Big Olaf Ice Cream Sickens 25 in Florida Listeria Outbreak
Marler Clark, the foodborne illness attorneys, represent a victim in this outbreak that died after consuming the Listeria tainted product.
CDC, public health and regulatory officials in several states, and the U.S. Food and Drug Administration (FDA), are collecting different types of data to identify the food source of a multistate outbreak of Listeria monocytogenes infections. This investigation revealed a link to Big Olaf Creamery in Sarasota, FL. On July 1. 2022, Big Olaf Creamery began to voluntarily contact their retail locations to recommend against selling ice cream products. Customers who have purchase product at Big Olaf Creamery should throw away any remaining product.
As of June 29, 2022, a total of 25 people infected with the outbreak strain of Listeria monocytogenes have been reported from 10 states. Of the 23 people with information, 20 sick people reported living in or traveling to Florida in the month before they got sick. Illnesses started on dates ranging from January 24, 2021, through June 12, 2022.
Sick people range in age from less than 1 to 92 years, with a median age of 72, and 52% are male. Twenty-two people (96%) have been hospitalized. Five people got sick during their pregnancy, and one illness resulted in a fetal loss. One death has been reported from Illinois.
Public health officials continue to interview people about the foods they ate in the month before they got sick. Of the 17 people interviewed, 14 (82%) reported eating ice cream. Among 13 people who remembered details about the type of ice cream they ate, six reported eating Big Olaf Creamery brand ice cream or eating ice cream at locations that might have been supplied by Big Olaf Creamery.
Public health investigators used the PulseNet system to identify illnesses that might be part of this outbreak. CDC PulseNet manages a national database of DNA fingerprints of bacteria that cause foodborne illnesses. DNA fingerprinting is performed on bacteria using a method called whole genome sequencing (WGS). WGS showed that bacteria from sick people’s samples are closely related genetically. This means that people in this outbreak likely got sick from the same food.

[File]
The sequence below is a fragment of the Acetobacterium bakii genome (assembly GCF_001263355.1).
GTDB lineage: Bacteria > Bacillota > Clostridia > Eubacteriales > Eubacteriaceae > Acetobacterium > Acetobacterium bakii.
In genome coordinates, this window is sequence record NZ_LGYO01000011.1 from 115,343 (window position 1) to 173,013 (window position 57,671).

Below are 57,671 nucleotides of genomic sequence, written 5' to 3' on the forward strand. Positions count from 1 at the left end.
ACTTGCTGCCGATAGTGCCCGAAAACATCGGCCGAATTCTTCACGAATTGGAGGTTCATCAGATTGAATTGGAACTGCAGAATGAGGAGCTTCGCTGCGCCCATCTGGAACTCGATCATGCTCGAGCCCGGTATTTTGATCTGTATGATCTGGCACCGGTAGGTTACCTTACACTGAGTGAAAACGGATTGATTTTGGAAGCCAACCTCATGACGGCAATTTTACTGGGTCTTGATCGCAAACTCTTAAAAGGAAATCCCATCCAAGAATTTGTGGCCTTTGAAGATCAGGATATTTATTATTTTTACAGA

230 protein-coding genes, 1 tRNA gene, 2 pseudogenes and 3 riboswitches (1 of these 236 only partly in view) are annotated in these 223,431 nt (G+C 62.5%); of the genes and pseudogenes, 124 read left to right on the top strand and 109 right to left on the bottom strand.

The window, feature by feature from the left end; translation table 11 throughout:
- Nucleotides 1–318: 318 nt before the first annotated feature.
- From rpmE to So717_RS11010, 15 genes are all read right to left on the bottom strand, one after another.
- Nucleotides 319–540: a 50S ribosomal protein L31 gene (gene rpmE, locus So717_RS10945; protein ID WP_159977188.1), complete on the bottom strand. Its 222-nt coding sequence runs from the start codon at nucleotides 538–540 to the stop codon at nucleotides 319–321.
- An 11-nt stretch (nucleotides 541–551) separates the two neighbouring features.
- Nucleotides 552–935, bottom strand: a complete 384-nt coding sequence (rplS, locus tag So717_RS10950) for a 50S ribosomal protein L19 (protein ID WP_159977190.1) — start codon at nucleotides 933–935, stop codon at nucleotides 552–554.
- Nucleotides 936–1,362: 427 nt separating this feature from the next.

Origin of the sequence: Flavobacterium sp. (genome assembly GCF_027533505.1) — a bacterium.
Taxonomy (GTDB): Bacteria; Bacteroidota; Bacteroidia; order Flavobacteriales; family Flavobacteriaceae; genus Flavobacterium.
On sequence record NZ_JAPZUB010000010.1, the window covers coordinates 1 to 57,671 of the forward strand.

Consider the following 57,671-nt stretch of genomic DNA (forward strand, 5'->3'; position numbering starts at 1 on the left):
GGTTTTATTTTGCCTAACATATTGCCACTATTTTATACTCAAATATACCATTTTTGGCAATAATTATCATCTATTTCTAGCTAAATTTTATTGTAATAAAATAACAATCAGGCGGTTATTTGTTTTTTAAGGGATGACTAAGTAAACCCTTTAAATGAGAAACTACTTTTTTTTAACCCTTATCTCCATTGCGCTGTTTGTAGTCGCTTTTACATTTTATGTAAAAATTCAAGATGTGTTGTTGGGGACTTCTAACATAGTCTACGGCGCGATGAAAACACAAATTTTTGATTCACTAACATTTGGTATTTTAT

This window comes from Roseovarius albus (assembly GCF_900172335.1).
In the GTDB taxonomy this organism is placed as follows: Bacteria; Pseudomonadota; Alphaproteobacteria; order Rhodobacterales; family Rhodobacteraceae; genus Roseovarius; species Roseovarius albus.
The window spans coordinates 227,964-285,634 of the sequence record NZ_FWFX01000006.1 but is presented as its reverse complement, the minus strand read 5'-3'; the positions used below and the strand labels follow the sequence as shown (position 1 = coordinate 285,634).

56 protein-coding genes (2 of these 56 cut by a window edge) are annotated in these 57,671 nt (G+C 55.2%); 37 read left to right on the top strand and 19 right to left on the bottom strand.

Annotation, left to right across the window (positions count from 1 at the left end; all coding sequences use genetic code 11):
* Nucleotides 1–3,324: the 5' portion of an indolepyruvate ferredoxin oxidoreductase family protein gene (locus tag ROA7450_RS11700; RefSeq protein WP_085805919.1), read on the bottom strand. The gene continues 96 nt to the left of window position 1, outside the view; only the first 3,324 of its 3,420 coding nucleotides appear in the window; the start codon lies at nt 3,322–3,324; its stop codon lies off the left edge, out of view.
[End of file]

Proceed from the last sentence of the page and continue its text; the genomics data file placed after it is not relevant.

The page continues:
Listeriosis is a serious infection caused by eating food contaminated with the bacterium Listeria monocytogenes. Listeria has been found in a variety of raw foods, such as uncooked meats and unpasteurized (raw) milk products. Listeria is killed by heating, but contrary to many other bacteria it thrives in the cool temperatures such as those provided by refrigeration. Therefore Listeria may be found on ready-to-eat foods such as cheese, hot dogs, deli meats, or produce.
Symptoms of Listeria Infection
Listeria has an incubation period of 21-70 days, so a person with an infection may not realize it for sometime after eating a contaminated food. When symptoms develop they typically manifest themselves in the form of fever, muscle aches, and sometimes diarrhea or nausea.
A Listeria infection may spread to the nervous system which may cause headache, stiff neck, loss of balance, or convulsions. In some cases Listeria may infect the central nervous system causing meningitis and/or brain infection.
If a pregnant woman becomes infected, miscarriage, sillbirth, or infection of the newborn can occur.
What to do if you think you have Listeria
If you think you or someone you know has contracted a Listeria infection consult a doctor immediately.
If you or a family member became ill with a Listeria infection after consuming contaminated food and you’re interested in pursuing a legal claim, you can contact the Marler Clark attorneys for a free case evaluation.
The Marler Clark Listeria lawyers have unmatched Listeria litigation experience and are readily available to talk with you about your legal options regarding any damages or losses incurred as a result of your Listeria infection.
Marler Clark has represented countless Listeria victims and is the only firm in the nation with a practice focused exclusively on plaintiff foodborne illness litigation.
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